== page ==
Title: Gone Doggy Gone
Directors: Kasi Brown, Brandon Walter
Starring: Shaina Vorspan, Kasi Brown, Brandon Walter, Kate Connor, Jeff Sloniker, Richard Riehle, Jordan Hendricks
An amusing, madcap blend of social satire, character comedy and well-worn road trip tropes, “Gone Doggy Gone,” co-written and directed by Kasi Brown and Brandon Walter, unfolds against the backdrop of a kidnapped canine. The low-budget indie film, playing this Friday at the Dances With Films Festival in Los Angeles, effectively winds up a bunch of characters who are by degrees self-centered, delusional and inept, and then spends the remainder of its 89-minute running time bouncing them off one another at odd angles, like rubber balls in a stairwell.
The Best of Fest winner at the First Glance Film Fest and the Audience Award winner at the Julien Dubuque International Film Festival in April, “Gone Doggy Gone” centers on Los Angelenos Abby and Elliott Harmon (Brown and Walter), a married professional couple on emotional autopilot who dote on their teacup terrier, Laila, treating her like a baby. After a series of personal and occupational humiliations send their (overly) devoted dog-sitter Jill (Shaina Vorspan) into a tailspin, she snaps and kidnaps Laila, emailing the Harmons a ransom video. Abby and Elliott quickly uncover the truth, but Jill hits the open road. A pursuit follows, with the Harmons’ wisecracking, weed-smoking friend Kat (Kate Connor) tagging along for the ride. After disastrous attempts at interception on their own, along with other assorted mishaps, Abby and Elliott hire Dan (Jeff Sloniker, seemingly channeling John Belushi), a slovenly, bumbling, would-be private investigator who works with his father Stan (Richard Riehle). As they then nominally tail him and await results, though, Dan becomes smitten with Jill, further feeding a roundelay of misunderstanding and haplessness.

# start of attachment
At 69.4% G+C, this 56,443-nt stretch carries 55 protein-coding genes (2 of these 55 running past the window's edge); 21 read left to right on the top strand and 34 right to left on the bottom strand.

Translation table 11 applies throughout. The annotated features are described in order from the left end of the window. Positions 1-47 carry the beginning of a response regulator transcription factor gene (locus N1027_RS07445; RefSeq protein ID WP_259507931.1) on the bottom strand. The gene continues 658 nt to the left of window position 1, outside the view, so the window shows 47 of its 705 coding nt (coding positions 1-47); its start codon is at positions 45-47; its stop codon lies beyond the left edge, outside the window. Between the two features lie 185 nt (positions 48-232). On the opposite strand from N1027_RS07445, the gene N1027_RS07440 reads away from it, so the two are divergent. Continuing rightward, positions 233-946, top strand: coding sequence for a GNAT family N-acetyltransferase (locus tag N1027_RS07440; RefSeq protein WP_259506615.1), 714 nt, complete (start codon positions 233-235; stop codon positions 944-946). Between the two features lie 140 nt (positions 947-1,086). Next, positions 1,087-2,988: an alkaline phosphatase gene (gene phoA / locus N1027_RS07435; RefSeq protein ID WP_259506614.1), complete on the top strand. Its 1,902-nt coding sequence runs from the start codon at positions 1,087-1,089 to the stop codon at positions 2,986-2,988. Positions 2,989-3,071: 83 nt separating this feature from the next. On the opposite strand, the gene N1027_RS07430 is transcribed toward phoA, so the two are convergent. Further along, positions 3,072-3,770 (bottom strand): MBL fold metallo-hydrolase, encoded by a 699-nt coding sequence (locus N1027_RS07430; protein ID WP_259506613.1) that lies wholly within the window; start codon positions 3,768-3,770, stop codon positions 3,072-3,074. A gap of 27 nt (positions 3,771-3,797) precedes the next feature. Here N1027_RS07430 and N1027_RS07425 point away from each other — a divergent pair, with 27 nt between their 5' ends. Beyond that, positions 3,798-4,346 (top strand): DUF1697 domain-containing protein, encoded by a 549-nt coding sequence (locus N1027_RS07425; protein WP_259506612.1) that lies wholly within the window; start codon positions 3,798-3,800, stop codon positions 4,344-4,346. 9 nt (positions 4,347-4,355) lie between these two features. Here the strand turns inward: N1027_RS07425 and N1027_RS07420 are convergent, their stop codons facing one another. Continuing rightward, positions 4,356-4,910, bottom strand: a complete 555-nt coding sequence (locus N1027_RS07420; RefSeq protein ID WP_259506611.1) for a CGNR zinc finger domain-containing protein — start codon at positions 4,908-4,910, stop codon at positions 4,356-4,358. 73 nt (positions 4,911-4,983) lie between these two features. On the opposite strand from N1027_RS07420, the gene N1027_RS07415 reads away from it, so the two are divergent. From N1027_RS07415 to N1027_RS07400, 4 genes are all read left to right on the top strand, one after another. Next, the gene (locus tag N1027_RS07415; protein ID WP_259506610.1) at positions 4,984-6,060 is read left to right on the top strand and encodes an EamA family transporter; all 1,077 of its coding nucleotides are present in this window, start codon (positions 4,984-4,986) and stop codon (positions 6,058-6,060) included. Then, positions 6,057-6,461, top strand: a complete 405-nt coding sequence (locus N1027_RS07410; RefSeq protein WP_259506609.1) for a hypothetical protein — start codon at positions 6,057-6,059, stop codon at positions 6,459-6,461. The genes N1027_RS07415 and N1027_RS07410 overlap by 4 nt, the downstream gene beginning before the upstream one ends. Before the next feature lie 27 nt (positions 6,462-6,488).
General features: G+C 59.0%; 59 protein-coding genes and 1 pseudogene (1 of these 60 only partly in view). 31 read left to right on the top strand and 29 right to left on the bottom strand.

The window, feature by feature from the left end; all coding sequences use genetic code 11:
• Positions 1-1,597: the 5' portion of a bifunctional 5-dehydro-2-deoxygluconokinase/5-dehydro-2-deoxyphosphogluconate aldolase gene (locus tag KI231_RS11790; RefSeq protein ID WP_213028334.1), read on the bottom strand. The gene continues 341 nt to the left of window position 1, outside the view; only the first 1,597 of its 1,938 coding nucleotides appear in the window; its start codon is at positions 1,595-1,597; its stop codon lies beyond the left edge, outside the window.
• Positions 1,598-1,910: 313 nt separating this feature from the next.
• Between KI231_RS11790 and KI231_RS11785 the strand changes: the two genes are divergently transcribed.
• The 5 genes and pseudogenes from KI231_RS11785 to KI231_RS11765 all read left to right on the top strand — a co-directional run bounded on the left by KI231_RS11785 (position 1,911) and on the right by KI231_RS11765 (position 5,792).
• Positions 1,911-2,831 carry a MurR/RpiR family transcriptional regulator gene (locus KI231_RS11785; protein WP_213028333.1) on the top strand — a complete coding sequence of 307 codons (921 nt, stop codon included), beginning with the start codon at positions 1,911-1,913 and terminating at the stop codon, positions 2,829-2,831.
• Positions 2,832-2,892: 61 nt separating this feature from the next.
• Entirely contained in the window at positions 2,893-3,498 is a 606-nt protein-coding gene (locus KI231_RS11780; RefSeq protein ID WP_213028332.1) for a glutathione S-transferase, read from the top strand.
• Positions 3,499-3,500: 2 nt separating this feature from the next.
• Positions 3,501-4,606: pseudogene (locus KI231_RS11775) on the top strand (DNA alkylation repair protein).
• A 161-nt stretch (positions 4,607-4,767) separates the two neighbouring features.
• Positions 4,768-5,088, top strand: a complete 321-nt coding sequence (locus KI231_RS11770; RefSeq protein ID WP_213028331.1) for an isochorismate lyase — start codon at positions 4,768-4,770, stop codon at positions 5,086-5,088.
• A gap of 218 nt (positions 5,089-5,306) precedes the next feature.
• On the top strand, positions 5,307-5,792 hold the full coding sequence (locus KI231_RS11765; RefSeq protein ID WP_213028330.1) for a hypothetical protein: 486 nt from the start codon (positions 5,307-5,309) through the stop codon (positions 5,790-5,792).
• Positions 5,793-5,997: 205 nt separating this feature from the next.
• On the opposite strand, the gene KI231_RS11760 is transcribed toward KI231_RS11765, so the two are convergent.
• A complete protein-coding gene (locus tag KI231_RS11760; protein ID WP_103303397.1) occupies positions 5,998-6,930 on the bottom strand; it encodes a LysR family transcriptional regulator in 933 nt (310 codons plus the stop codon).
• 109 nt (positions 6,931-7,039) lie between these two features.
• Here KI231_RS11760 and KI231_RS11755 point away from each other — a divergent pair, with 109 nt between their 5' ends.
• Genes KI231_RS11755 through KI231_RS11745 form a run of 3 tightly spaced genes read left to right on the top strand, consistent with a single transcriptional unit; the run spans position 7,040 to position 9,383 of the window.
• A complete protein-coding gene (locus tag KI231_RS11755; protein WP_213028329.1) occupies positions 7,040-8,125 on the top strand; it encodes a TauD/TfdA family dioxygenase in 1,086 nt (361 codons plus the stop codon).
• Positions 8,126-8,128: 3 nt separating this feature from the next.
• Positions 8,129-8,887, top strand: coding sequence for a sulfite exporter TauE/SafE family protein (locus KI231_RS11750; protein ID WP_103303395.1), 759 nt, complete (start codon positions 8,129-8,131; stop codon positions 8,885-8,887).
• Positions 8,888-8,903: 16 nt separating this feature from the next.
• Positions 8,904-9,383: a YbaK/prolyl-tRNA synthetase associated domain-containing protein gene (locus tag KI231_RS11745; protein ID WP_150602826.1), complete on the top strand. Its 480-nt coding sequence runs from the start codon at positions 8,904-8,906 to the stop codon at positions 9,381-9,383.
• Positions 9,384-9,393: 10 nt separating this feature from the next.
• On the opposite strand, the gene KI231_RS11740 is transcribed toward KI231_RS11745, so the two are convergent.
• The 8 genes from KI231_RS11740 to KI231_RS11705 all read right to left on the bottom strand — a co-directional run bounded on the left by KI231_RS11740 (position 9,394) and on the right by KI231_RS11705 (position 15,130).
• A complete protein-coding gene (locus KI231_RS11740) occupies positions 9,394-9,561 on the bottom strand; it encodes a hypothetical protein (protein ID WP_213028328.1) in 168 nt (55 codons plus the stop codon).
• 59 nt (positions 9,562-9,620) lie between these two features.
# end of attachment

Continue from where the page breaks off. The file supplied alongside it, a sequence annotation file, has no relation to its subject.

At its core, “Gone Doggy Gone” has a great concept — something that’s both easily relatable from a comedic perspective and, in the manner in which it essays the way pets are kind of a starter baby for DINK-ers who in earlier generations would’ve already started a family, plugged into the current zeitgeist. Brown and Walter’s instincts encompass plenty of comedy of debasement (a quickie masturbation session leading to a shameful cry, slapstick macing and, yes, stripping for their art), and the ranginess and rapid-fire pacing of their work as much as anything else assure that “Gone Doggy Gone” never loses hold of a viewer’s interest. There are also some great purposefully terrible local commercials and a dream-sequence riff on “The Silence of the Lambs,” showcasing a canny sense of spoofery.
In its third act — with a pit stop at a hippie friend of Kat’s, and a reversed blackmail plot — the film succumbs a bit to the kitchen-sink instincts of so many independent films, in which bigger and more clamorous is confused with necessarily better. Low-budget films that lack the resources of some of their bigger-budget genre counterparts often seem to reach for hijinks, writ large, in an effort to clinch market salability. The character of Dan, already a bit broadly sketched, figures into the proceedings more and more, but what’s meant to track as a strand of misguided obsession paralleling Jill’s just seems like misspent time. It feels like there’s a slightly more reigned in treatment of the same premise and end game that could have yielded even richer results.
What “Gone Doggy Gone” has going for it, though, is solid banter writing and some crisp, engaging characterizations and acting. The diminutive and demure Vorspan, playing a character who seems like she’s from a Todd Solondz film by way of the Farrelly brothers (or perhaps the other way around), is a real treat — cracked and vulnerable in a uniquely compelling way. Brown, meanwhile, has the wicked gleam in her eye of a raging, on-the-warpath, manic-sad compulsive, which works well in contrast with Walter’s more baseline, normalized exasperation at the unfolding situation. Ultimately, whether you’re the one who’s pooch-fixated or it’s someone else in your life, the freewheeling absurdism of “Gone Doggy Gone” will strike a chord of amusement.
NOTE: “Gone Doggy Gone” screens at Dances With Films on Friday, June 6 at 5:00 pm at the Chinese Theatres at Hollywood and Highland. For more information on the movie, visit its website at www.GoneDoggyGone.com. For screening tickets, click here: https://www.movietickets.com/purchase/perf_id/742082249/movieid/183934/language/0
Written by: Brent Simon